Recent studies on water-splitting photoelectrochemical cells (PECs) have demonstrated the intriguing possibility of controlling the spin state in this chemical reaction to form H 2 and O 2 by exploiting the chirality of organic π-conjugated supramolecular polymers. Although this fascinating phenomenon has been disclosed, the chiral supramolecular materials reported thus far are not optimized for acting as efficient photosensitizer for dye-sensitized PECs. In this work we report on the design, synthesis, and characterization of chiral supramolecular aggregates based on C 3 -symmetric triphenylamine-based dyes that are able to both absorb visible light and control the spin state of the process. Variable temperature-dependent spectroscopic measurements reveal the assembly process of the dyes and confirm the formation of chiral aggregates, both in solution as well as on solid supports. Photoelectrochemical measurements on TiO 2 -based anodes validate the advantage of using chiral supramolecular aggregates as photosensitizer displaying higher photocurrent compared to achiral analogues. Moreover, fluorimetric tests for the quantification of the hydrogen peroxide produced, confirm the possibility of controlling the spin of the reaction exerting spin-selection with chiral supramolecular polymers. These results represent a further step towards the next-generation of organic-based water-splitting solar cells.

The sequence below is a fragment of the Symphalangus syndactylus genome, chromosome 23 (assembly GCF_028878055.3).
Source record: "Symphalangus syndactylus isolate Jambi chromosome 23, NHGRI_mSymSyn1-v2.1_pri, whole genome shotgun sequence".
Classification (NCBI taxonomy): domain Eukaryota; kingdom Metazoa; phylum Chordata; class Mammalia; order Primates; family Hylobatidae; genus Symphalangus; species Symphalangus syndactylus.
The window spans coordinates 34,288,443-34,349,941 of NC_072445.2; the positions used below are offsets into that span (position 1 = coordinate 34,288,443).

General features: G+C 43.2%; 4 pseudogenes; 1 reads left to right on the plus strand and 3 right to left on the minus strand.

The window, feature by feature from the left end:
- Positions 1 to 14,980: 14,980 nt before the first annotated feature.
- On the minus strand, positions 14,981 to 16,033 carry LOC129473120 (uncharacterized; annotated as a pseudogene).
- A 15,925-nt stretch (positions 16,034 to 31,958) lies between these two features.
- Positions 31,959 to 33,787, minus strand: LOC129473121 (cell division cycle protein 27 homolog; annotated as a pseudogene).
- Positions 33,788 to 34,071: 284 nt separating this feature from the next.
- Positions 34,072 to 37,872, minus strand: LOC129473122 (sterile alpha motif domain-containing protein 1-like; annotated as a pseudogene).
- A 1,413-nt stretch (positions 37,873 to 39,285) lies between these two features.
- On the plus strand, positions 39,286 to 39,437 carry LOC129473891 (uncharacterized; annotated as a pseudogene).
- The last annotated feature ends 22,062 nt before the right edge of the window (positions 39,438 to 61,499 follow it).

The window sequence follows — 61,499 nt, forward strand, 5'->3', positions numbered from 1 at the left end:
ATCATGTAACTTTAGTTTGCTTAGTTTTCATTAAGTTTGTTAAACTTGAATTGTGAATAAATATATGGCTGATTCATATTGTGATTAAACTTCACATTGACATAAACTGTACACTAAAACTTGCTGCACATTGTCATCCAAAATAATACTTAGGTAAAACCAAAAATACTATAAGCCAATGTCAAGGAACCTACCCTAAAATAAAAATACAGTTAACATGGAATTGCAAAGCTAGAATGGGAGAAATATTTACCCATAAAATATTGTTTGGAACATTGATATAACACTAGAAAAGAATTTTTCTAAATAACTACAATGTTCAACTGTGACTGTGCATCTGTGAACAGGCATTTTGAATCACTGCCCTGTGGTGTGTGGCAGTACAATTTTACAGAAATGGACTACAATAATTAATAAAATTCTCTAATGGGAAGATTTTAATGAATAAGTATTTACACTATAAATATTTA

- chiral induced spin selectivity
- dye-sensitized photoelectrochemical cells
- supramolecular chemistry
- water splitting